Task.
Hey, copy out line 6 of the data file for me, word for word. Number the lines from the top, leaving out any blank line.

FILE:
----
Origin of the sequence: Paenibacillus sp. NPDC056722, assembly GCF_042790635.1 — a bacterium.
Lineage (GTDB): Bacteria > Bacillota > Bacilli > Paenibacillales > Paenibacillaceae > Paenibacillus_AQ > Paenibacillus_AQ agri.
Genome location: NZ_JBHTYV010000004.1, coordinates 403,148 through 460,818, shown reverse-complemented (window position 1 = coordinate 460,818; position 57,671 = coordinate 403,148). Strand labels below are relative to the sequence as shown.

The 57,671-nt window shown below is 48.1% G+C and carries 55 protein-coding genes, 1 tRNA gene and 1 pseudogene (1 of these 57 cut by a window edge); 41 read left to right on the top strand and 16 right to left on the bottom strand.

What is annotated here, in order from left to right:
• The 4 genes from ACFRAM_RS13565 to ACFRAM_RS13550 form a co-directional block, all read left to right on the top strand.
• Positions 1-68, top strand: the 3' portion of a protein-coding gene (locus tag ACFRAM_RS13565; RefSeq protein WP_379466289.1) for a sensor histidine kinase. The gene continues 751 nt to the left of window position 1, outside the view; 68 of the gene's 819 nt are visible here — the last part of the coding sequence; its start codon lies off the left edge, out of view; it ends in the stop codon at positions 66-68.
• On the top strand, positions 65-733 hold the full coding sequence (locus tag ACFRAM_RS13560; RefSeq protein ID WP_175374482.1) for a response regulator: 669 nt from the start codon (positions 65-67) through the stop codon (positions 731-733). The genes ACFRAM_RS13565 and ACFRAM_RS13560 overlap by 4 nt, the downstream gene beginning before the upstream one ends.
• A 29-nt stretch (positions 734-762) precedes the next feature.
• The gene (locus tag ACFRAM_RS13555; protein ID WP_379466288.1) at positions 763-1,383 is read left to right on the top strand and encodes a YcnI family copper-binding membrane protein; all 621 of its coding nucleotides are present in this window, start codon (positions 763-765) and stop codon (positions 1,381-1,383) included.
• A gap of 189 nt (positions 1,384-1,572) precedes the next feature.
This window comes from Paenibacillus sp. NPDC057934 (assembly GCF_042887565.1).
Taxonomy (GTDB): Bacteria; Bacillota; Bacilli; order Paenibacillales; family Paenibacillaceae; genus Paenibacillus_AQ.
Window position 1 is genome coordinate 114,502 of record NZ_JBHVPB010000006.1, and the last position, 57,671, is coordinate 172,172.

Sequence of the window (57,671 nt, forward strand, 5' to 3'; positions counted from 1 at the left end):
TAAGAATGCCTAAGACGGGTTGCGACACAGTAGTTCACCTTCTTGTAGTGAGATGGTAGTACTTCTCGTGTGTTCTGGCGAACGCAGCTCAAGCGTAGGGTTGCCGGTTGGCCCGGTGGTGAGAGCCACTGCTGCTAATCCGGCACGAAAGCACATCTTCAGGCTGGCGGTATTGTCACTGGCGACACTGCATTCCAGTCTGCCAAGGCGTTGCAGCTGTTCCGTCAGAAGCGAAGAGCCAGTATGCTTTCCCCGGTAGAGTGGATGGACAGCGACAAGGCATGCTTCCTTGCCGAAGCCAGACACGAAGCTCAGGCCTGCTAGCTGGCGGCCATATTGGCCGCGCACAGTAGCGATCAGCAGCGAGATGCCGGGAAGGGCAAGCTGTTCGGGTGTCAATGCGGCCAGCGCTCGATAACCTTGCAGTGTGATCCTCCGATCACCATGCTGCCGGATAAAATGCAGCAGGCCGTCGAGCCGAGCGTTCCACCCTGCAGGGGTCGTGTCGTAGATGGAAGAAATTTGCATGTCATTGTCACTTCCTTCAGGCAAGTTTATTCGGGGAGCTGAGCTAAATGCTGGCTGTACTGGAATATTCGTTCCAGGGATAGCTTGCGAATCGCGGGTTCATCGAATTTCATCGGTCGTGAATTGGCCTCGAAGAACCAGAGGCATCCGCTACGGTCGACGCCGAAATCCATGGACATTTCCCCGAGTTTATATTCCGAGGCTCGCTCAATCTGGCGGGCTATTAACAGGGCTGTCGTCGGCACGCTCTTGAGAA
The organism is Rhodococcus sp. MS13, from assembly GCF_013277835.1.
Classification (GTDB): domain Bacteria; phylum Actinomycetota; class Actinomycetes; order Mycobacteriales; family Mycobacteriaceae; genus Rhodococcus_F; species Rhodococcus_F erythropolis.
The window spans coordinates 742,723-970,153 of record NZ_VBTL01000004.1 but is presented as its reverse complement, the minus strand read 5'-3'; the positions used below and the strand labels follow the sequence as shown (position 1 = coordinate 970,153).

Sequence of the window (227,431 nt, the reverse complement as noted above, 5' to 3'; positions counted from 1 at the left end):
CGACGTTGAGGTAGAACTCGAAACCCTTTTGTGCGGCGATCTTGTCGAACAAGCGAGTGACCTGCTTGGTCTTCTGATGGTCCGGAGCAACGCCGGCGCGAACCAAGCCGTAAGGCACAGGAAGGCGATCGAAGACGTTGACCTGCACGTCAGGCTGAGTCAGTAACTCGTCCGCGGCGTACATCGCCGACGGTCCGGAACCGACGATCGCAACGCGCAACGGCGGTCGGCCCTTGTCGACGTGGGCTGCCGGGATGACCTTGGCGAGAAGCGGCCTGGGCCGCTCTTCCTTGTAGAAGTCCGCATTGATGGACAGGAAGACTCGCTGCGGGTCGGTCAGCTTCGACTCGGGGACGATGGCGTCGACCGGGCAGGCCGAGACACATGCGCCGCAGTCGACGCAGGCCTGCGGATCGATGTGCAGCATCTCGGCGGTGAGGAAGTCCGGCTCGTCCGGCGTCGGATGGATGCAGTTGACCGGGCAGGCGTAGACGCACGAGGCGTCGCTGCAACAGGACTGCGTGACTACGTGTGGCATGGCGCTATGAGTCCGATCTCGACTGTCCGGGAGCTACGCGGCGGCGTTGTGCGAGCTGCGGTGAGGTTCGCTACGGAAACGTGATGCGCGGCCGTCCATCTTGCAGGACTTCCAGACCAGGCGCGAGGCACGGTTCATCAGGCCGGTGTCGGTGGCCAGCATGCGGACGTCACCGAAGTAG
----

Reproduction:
• The 4 genes from ACFRAM_RS13565 to ACFRAM_RS13550 form a co-directional block, all read left to right on the top strand.